In an effort to boost campus safety, several Cornell students and staff members have been working together to improve lighting around the University.
The project began last fall when members of the Ujamaa Residential College work-study program and the Black Women’s Support Network responded to the bias-related incidents that occurred on campus last semester. The students surveyed many geographical areas on campus and determined which were not adequately lit.
They also questioned many students about places on campus where they felt unsafe.
The group then compiled a report of its findings and submitted it to Susan H. Murphy ’73, vice president for student and academic services, who brought the report to the attention of several faculty members.
“I think it was the specific examples of areas that needed lighting improved that we cited that really got people’s attention,” said La’Toya Latney ’03, administrative assistant for the Ujamaa work-study program.
Jeff Lallas, project manager; Dale Walter, general manager of facility operations for Campus Life; LeNorman Strong, assistant vice president for student and academic services; Don King, director of community development for Campus Life, and Cornell Police teamed up with the concerned students to locate and correct these poorly lit areas around campus.
The group of students and staff toured the reportedly-unsafe areas on several occasions between the hours of 10 p.m. and 1 a.m. They decided what needed to be remedied in each area to improve the quality of lighting.
“Most of the lights we surveyed only required minor repairs and maintenance, like a burnt-out bulb or shrubbery growing over a light. Those repairs were made quickly,” Lallas said.
However, the group determined that certain locations, such as the footbridge behind the Noyes Lodge language laboratory on North Campus, needed a light fixture or a Blue Light installed. Construction of the new lights is scheduled to begin this summer.
“I think that we are going to generate awareness of campus safety and make people feel better. People need to be aware of their safety and play a part in maintaining it,” Walter said.
Another project currently in the works involves the re-lighting of Tower Road between Garden Avenue and Judd Falls Road, which requires a new design and installation of new electric lights and lamps.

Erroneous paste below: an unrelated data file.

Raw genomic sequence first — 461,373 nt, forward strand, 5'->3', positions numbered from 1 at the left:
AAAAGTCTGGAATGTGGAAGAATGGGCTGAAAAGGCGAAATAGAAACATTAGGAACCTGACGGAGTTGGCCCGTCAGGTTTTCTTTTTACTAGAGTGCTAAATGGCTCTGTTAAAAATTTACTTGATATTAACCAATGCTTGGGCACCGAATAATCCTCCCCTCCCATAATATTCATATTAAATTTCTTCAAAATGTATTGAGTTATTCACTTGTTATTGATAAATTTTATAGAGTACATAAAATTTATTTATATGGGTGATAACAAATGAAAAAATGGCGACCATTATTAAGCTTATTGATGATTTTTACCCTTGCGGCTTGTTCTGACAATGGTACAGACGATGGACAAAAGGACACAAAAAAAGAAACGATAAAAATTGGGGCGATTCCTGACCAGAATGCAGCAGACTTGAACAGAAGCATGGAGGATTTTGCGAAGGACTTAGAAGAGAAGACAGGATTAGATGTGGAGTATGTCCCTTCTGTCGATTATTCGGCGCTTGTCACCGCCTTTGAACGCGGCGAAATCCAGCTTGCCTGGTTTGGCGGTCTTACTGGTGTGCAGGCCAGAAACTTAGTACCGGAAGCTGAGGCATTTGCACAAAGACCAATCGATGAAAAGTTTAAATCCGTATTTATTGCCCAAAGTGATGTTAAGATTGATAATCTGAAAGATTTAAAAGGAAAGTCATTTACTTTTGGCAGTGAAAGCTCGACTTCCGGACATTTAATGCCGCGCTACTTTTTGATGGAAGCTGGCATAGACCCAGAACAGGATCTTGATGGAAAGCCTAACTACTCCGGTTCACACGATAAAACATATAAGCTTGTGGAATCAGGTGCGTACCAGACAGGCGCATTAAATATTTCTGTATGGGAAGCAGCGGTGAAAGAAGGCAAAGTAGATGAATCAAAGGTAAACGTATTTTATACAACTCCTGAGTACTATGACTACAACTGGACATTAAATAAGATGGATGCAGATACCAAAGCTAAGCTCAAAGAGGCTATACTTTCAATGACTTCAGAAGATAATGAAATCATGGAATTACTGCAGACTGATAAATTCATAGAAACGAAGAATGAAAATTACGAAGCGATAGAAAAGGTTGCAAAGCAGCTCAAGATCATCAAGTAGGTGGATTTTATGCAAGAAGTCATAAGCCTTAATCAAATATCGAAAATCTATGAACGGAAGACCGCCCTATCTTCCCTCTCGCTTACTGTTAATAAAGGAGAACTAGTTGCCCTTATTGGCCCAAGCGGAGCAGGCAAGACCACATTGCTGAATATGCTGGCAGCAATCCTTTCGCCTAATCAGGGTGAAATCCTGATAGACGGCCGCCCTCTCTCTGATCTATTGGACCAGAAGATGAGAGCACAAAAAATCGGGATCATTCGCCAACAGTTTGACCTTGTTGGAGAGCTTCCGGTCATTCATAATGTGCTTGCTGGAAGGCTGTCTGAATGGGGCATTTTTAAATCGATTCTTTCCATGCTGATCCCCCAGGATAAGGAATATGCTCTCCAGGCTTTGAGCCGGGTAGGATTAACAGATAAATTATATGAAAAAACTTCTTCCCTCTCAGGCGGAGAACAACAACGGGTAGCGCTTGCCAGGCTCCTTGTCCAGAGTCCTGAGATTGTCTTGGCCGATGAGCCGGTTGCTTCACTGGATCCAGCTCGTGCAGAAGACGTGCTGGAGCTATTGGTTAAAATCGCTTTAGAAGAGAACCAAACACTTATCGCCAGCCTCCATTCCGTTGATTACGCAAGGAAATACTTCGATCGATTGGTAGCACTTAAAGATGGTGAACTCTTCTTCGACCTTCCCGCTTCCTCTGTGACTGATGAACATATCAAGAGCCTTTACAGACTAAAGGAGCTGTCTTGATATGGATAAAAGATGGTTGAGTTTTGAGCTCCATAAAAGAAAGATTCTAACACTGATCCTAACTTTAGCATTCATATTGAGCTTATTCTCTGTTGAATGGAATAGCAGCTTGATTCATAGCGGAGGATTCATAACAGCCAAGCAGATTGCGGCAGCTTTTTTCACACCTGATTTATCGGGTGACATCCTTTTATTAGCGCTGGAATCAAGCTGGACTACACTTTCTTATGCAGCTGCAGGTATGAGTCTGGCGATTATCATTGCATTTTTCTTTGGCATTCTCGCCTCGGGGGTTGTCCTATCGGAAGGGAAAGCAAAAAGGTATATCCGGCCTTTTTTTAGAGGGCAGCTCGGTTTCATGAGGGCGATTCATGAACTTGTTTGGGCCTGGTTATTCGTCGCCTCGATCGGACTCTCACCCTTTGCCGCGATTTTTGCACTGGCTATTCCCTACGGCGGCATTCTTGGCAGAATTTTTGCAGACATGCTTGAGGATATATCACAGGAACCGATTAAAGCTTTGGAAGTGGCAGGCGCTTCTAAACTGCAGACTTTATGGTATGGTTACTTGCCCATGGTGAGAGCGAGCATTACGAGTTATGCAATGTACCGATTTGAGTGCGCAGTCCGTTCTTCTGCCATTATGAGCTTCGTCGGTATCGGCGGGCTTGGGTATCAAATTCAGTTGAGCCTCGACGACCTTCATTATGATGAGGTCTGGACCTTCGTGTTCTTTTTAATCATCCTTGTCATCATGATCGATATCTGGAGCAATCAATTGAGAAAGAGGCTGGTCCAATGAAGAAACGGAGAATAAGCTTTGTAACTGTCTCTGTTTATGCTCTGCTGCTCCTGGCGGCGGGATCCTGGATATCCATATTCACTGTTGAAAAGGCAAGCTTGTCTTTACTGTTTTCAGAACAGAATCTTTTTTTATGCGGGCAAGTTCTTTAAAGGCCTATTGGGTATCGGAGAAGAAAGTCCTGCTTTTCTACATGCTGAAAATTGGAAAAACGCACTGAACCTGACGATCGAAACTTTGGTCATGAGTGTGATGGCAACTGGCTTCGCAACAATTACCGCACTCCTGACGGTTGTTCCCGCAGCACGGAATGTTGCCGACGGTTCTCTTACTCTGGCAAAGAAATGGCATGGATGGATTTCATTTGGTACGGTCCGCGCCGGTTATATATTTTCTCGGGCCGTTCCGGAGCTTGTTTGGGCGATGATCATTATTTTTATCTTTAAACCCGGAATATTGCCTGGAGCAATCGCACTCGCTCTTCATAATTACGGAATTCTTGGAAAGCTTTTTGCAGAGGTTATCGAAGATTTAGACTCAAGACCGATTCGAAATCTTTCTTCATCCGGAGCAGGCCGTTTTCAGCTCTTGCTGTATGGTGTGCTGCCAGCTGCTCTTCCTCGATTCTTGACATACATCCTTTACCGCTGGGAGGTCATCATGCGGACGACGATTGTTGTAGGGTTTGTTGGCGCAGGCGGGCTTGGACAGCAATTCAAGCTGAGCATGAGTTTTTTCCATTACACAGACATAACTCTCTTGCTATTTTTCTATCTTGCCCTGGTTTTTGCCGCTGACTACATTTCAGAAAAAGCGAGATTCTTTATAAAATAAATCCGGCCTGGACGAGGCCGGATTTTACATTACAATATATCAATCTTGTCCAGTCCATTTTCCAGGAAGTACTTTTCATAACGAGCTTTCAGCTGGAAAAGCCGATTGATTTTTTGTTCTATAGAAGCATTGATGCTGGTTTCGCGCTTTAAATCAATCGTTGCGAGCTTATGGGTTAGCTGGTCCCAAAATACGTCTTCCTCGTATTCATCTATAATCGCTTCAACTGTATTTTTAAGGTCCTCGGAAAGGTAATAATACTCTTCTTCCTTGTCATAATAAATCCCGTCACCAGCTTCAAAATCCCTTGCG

In addition to nightly campus tours as a preventative measure, residence life and maintenance employees have been instructed to be more conscientious of safety threats, specifically lighting problems around campus, and report any findings to the nearest service center.
“Campus Life has continued efforts to educate staff about campus safety issues and has continued utilization of the Bias Incident Response Program to provide a vehicle for follow-up and resolution of matters of concern to students,” Strong said.
In order to ensure that the community continues to pay attention to safety issues on campus, King, Lallas and Walter plan to meet with the Residence Hall Association and the Student Assembly’s Residence and Community Life committee each semester next year. They plan to conduct similar night walking tours and repair any damages before a problem occurs.
“Proper lighting is important in making people feel safe and we want our approach to be more proactive. We all need to take precautionary measures, including students,” King said.
Many students, such as Ujamaa work-study participant Carl Jones ’03, plan to remain committed to the project and hope to do more to improve campus lighting in the future.
“Any small change in safety is effective even if it only helps one person,” Jones said.
The University began to implement better lighting last November when two temporary light fixtures were installed on the footbridge between Collegetown and campus in response to the armed robbery that occurred.
Archived article by Lauren Haber